Law School Discussion

Nine Years of Discussion
;

Author Topic: Starting to study for next Fall?  (Read 1603 times)

mnewboldc

  • Full Member
  • ***
  • Posts: 99
    • View Profile
    • No Record Press
    • Email
Re: Starting to study for next Fall?
« Reply #10 on: April 10, 2008, 03:23:34 PM »
Thanks much for your comments.

In general, what sort of background(s) did the pundits on this thread have before entering? I'm hoping to be able to relate study to the pair of jobs I've previously held in law firms, and the three pre-law classes I took in undergrad. I've also been out of school for 4 years, and am worried that I'll need a little more of a running start than someone coming straight from undergrad/grad school.

Is reading and relating (the latter of which hasn't been comprehensive by any means) fundamentally leading in the wrong direction, or is it to be dismissed simply because of its inefficiency? Lawyers bill in 5-minute increments, after all, and there are better ways to spend the summer.

Cornell 2011

scooby21322

  • Sr. Citizen
  • ****
  • Posts: 221
    • AOL Instant Messenger - cmschube
    • View Profile
    • http://lawschoolnumbers.com/login.php
Re: Starting to study for next Fall?
« Reply #11 on: April 10, 2008, 05:24:06 PM »
I came straight out of undergrad.  If by relating to jobs you've had, you can get by by doing the 8-5 approach.  However, there are times that I wouldn't recommend it.  I'd say there are some days when you can do only a couple of hours of reading and be prepared for class the next day, and there are other days when there just don't seem to be enough hours in the day to even get done.  I don't think there's a formula.  You just have to go with what your personality requires. 

Reading cases and such is what you'll do in law school.  I guess it's in the right direction, but it is very inefficient.  The way law school goes is like any class in undergrad.  There is a unit.  That unit has subunits.  The cases you read will apply whatever law you're learning about to real facts.  However, the difficulty is that you don't know which subjects each individual professor will cover in a particular semester.  Honestly, I don't think preparing for classes like Contracts, Property, Civ Pro, Torts, etc. will help.  Your professors will beat those subjects to do death anyway. 

If it makes people feel any better, law school isn't hard, it's just a lot of work.  Conceptually, most of the time law school seems logical.  To do well, just put in the time once you've started.

mnewboldc

  • Full Member
  • ***
  • Posts: 99
    • View Profile
    • No Record Press
    • Email
Re: Starting to study for next Fall?
« Reply #12 on: April 11, 2008, 03:45:32 PM »
thanks!
Cornell 2011

UMKb

  • Full Member
  • ***
  • Posts: 30
    • View Profile
Re: Starting to study for next Fall?
« Reply #13 on: April 12, 2008, 11:52:49 PM »
OK - I'm not so worried about doing any prep regarding course material for 1L classes, but the two things that worry me are that I'm a pretty slow reader and don't have a lot of experience with outlining/briefing.

Any suggestions?

Harsh Reality

  • Full Member
  • ***
  • Posts: 94
    • View Profile
Re: Starting to study for next Fall?
« Reply #14 on: April 12, 2008, 11:58:33 PM »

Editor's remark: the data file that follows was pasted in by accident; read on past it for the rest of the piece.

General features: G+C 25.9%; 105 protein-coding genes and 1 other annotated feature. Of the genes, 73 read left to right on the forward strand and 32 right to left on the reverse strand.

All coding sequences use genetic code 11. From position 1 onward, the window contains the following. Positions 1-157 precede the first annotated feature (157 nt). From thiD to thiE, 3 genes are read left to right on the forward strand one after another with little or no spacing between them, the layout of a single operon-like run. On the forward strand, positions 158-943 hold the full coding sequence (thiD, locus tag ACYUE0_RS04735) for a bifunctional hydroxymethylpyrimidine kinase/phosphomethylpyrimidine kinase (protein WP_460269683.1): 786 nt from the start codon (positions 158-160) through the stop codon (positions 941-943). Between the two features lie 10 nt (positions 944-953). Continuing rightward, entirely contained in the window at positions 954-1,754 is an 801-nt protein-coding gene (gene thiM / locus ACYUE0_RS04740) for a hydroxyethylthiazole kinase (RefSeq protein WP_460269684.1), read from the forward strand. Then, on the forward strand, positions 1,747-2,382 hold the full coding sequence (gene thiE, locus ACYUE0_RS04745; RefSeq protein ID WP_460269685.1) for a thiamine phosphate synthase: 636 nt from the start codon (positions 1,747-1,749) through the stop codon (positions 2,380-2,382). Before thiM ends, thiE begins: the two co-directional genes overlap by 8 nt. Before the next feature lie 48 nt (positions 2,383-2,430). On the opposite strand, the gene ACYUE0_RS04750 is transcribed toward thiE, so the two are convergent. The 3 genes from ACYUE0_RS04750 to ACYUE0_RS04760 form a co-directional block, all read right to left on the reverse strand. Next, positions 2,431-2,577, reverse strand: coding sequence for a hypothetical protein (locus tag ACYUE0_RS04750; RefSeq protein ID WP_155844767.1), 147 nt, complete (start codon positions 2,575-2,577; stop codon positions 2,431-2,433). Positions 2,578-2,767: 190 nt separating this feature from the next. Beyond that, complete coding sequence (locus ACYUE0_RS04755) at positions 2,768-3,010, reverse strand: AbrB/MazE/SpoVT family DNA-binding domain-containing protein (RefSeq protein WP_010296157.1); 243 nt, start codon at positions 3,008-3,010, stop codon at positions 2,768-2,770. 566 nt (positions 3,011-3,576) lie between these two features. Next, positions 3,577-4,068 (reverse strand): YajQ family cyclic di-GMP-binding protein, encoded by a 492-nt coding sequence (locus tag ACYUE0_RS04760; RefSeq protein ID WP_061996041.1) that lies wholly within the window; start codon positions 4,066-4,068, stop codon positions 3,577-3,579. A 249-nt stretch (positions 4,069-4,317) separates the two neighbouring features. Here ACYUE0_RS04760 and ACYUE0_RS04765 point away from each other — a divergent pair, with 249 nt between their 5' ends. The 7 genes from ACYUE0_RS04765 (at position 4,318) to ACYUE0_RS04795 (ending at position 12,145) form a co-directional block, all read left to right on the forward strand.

It's worth doing these pre-law school programs.  Any edge you can get over your competition will pay off.  If you don't figure out how to outline until a month into the semester, the smart student who knew how to outline properly from day 1 already has the edge on you and you won't make it up for lost time.  The smart student will exponentially improve while you struggle and hover around mediocrity. 

The students that hit the ground running on day 1 never looked back while the average student never catches up in law school and in life.




jsb221

  • Sr. Citizen
  • ****
  • Posts: 159
    • View Profile
Re: Starting to study for next Fall?
« Reply #15 on: April 13, 2008, 09:48:19 AM »
I never took any of the prep courses, so I can't speak to their effectiveness. A few of my classmates did, and some of them say it benefited them, others said it was useless.
As for learning to brief, I agree it is probably the most valuable thing you will need to know, particularly first semester. At my school, at orientation, we did a briefing section. Up until that point, I had no idea what I was doing. I followed what they said, but tweaked it somewhat by making it my own, and apparently it paid off as far as my grades. As the semester goes on, you'll get quicker at briefing. Personally, I was afraid because everyone said briefing takes so long. I didn't find it took me so long to do it and I always seemed to pull the rules out of the cases as the prof wanted us to. Good luck.

Alecto

  • Sr. Citizen
  • ****
  • Posts: 182
  • Class of 2011
    • AOL Instant Messenger - oceangirlUGA
    • View Profile
Re: Starting to study for next Fall?
« Reply #16 on: April 30, 2008, 11:26:17 PM »
It's worth doing these pre-law school programs.  Any edge you can get over your competition will pay off.  If you don't figure out how to outline until a month into the semester, the smart student who knew how to outline properly from day 1 already has the edge on you and you won't make it up for lost time.  The smart student will exponentially improve while you struggle and hover around mediocrity. 

The students that hit the ground running on day 1 never looked back while the average student never catches up in law school and in life.





I have read a lot of posters on this forum that have said all the outlining and briefing didn't really help them at all.  I mean, I'm a 0L, so I don't have any experience, but I also don't think you're going to always be playing catch-up if you don't use a prep class.